Anti-investment public policy

Tthe widespread discussion in the public (although largely silent from the Government) about ways to reverse or slow the deepening recession in Bermuda has primarily focused on taxes and spending.

This is important, but the hard truth is that absent cuts to services it is going to be very difficult for Government to reduce spending by a material amount if they have ruled out job losses other than by attrition in the civil service.

It seems to me that missing from the discussion has been a focus on how to grow the economy, and attract - or re-attract - investment into Bermuda, both the local and the international business economy.

Government's policies such as term limits and land license restrictions are anti-investment - and by extension anti-growth policies. Their existence signals to Bermudians and international investors that there is significant regulatory risk in Bermuda and there is nothing like unpredictable policy and knee-jerk legislation to scare away capital.

Unless we can grow the economy - understanding that a 3rd wave of reinsurance capital is unlikely to come again post a shock event in the same size and manner (more insurance linked securities and side-cars which do not generate the same quality and quantity of jobs) - Bermuda's economy is going to be in a prolonged malaise.

Removing anti-investment/anti-growth policies such as these (that do nothing to protect and promote Bermuda or Bermudian interests) would be a step towards acknowledging that the world has changed.

While Mr. Burch was apparently finding humour in the stagnant real estate market on the radio on Friday (rapidly plunging rents will be testing mortgagees ability to pay), I was reminded of a story someone recently told me about their land license experience.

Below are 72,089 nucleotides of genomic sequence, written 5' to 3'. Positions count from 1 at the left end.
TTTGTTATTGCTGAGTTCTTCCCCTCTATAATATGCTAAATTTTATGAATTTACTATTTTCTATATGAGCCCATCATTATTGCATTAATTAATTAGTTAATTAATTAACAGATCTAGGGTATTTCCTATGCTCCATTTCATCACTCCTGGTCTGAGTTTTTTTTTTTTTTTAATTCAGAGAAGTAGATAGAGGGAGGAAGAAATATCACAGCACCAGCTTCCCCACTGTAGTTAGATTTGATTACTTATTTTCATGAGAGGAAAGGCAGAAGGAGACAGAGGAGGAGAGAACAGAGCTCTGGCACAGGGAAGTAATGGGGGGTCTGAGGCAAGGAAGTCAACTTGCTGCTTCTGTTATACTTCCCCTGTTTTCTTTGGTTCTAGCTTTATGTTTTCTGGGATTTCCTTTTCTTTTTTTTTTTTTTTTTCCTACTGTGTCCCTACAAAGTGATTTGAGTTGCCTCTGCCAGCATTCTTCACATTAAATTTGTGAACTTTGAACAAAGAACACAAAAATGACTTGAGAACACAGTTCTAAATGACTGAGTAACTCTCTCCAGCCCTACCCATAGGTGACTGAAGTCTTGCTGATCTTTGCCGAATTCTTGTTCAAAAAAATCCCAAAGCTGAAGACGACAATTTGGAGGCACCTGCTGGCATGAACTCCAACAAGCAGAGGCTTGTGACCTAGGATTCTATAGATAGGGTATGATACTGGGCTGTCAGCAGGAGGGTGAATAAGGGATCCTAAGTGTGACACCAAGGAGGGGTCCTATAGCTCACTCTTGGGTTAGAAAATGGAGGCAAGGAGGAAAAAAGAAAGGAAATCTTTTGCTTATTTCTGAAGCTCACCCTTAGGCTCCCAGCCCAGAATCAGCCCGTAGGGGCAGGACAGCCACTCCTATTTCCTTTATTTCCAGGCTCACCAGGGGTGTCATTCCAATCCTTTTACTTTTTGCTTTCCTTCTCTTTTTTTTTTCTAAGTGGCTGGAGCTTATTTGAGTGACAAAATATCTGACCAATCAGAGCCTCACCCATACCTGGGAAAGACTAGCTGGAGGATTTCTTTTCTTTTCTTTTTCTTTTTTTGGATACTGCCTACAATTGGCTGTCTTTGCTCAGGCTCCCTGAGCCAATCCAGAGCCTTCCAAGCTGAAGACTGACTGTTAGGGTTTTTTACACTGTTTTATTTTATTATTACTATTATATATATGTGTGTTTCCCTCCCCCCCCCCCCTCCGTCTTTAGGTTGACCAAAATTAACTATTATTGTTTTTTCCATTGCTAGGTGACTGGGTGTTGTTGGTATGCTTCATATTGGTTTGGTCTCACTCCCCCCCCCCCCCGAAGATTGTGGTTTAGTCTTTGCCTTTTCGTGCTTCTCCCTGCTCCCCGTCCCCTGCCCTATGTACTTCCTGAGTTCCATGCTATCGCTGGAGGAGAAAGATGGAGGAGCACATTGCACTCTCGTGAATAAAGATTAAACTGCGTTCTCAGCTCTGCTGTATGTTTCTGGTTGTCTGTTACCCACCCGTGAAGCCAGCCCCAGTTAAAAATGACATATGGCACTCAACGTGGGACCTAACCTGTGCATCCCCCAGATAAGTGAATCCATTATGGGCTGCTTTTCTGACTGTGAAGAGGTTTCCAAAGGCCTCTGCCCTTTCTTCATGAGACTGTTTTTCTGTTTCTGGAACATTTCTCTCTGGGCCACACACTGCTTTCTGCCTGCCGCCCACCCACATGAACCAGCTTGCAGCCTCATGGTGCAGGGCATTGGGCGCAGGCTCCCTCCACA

The cost of the legal process to obtain the documents to apply for the license was $5,000, this for someone who is actually eligible for status but has yet to complete the process - partially their own fault I know but the example is illustrative nonetheless.

On top of that you can add the license fee of I believe $1,400 or thereabouts.

But here's the kicker. Immigration granted the license with the stipulation that the owners (a Bermudian with non-Bermudian spouse and Bermudian children) not rent the apartment attached to their house.

What is the point of that? That is a) irrational and b) hurting a Bermudian family financially c) reducing the supply of dwelling units and d) a disincentive to invest in real estate in Bermuda. This is not a second residence, or an investment property, this is their home.

It is ill-thought out reactionary policies such as these that are making Bermudians and non-Bermudians alike question the wisdom of investing in their country. They achieve nothing but engender ill-will and scare off investment.

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